The Soldiers' Christmas Truce, 1914
It was the war that was supposed ''to be over by Christmas''. It very nearly was. A spontaneous soldiers' truce broke out along the Western Front on Christmas Eve 1914, four months after the start of hostilities.
''Peace on Earth'', ''goodwill to all men'' -- British, French and German soldiers took these usually hypocritical Christmas sentiments for real and refused to fire on the ''enemy'', exchanging instead song, food, drink and gifts with each other in the battle-churned wastes of ''no-man's land'' between the trenches.
Lasting until Boxing Day in some cases, the truce alarmed the military authorities who worked overtime to end the fraternisation and restart the killing.
Stanley Weintraub's haunting book on the ''Christmas Truce'' recounts through the letters of the soldiers the extraordinary event, routinely denigrated in orthodox military histories as ''an aberration of no consequence'', but which was, argues Weintraub, not only a temporary respite from slaughter but an event which had the potential to topple death-dealing governments.
With hundreds of thousands of casualties since August from a war bogged down in the trenches and mud of France, soldiers of all countries were tired of fighting. There had already been some pre-Christmas truces to bury the dead rotting in ''no-man's land'' but these truces had needed the approval of higher authority.
''Soon'', however, ''few would care about higher authority'' as an unauthorised and illegal truce ''bubbled up from the ranks''.
The peace overtures generally began with song. From German trenches illuminated by brightly lit Christmas trees would come a rich baritone voice or an impromptu choir singing Silent Night (Stille Nacht). Other carols and songs floated back and forth over the barbed wire. A German boot tossed into the British trenches exploded with nothing more harmful than sausages and chocolates. Signs bearing ''Merry Christmas'' were hung over the trench parapets, followed by signs and shouts of ''you no shoot, we no shoot''.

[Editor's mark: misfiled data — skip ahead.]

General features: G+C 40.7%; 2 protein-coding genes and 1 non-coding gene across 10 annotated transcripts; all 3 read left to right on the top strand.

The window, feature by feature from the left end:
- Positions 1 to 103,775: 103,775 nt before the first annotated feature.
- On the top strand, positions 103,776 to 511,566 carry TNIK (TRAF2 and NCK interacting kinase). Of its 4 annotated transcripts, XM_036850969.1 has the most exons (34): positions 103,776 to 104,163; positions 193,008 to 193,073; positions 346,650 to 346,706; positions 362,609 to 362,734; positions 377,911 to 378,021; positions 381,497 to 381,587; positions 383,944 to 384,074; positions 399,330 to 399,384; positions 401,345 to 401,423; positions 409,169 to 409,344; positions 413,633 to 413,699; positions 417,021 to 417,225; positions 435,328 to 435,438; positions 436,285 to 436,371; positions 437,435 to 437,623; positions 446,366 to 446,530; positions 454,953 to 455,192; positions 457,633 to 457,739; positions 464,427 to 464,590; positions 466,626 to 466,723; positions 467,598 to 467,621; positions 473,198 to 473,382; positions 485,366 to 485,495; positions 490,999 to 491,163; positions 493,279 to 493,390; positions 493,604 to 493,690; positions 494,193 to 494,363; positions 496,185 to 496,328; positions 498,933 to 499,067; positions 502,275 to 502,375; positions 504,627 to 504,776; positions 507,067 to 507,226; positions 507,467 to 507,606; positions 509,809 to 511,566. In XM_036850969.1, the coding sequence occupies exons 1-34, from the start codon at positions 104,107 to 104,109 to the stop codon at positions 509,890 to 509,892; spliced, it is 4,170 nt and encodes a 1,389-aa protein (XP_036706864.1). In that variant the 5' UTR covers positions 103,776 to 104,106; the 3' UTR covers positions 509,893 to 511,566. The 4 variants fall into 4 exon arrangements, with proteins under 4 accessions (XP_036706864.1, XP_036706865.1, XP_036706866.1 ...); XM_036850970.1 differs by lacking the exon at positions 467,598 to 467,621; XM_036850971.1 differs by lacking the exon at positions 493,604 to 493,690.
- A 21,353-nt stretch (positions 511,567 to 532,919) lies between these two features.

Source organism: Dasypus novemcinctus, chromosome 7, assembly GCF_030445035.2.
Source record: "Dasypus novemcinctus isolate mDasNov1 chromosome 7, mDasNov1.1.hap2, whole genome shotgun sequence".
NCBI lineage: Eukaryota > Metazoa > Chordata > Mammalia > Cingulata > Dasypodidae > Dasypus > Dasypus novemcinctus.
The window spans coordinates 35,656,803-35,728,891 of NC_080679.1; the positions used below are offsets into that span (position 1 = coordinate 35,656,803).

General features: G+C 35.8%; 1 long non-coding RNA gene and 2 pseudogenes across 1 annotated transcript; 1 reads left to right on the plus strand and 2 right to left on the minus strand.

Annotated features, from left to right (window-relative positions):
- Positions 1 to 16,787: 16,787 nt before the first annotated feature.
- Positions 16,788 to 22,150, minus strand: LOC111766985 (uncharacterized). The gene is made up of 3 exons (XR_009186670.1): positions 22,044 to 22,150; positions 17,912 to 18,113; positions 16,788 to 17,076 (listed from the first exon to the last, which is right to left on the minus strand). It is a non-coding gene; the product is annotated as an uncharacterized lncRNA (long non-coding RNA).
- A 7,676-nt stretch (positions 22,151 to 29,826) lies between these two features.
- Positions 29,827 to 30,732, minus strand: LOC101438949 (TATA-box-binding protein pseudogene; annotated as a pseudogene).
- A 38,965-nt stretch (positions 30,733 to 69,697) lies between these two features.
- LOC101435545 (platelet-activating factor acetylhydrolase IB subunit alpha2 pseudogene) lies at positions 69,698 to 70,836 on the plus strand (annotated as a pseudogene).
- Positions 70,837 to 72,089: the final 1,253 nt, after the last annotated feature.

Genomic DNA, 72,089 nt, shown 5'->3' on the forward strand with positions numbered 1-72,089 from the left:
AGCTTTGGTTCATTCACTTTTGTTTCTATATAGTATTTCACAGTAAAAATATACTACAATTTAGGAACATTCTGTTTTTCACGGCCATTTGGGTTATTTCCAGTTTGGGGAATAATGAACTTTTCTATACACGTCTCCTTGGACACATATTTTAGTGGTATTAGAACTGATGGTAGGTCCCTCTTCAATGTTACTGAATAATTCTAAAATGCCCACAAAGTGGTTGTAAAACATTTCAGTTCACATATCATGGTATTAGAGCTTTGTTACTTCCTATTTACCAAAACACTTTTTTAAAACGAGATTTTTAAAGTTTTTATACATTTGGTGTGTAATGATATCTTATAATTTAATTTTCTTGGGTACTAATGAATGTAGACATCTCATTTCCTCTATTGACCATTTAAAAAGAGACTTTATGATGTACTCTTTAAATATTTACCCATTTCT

The shared Christmas rituals of carols and gifts eased the fear, suspicion and anxiety of initial contact as first a few unarmed
soldiers, arms held above their heads, warily ventured out into the middle to be followed soon by dozens of others, armed only with schnapps, pudding, cigarettes and newspapers.
The extraordinary outbreak of peace swept along the entire front from the English Channel to the Switzerland border. Corporal John Ferguson, from the Scottish Seaforth Highlanders shared the pleasant disbelief -- ''Here we were laughing and chatting to men whom only a few hours before we were trying to kill''.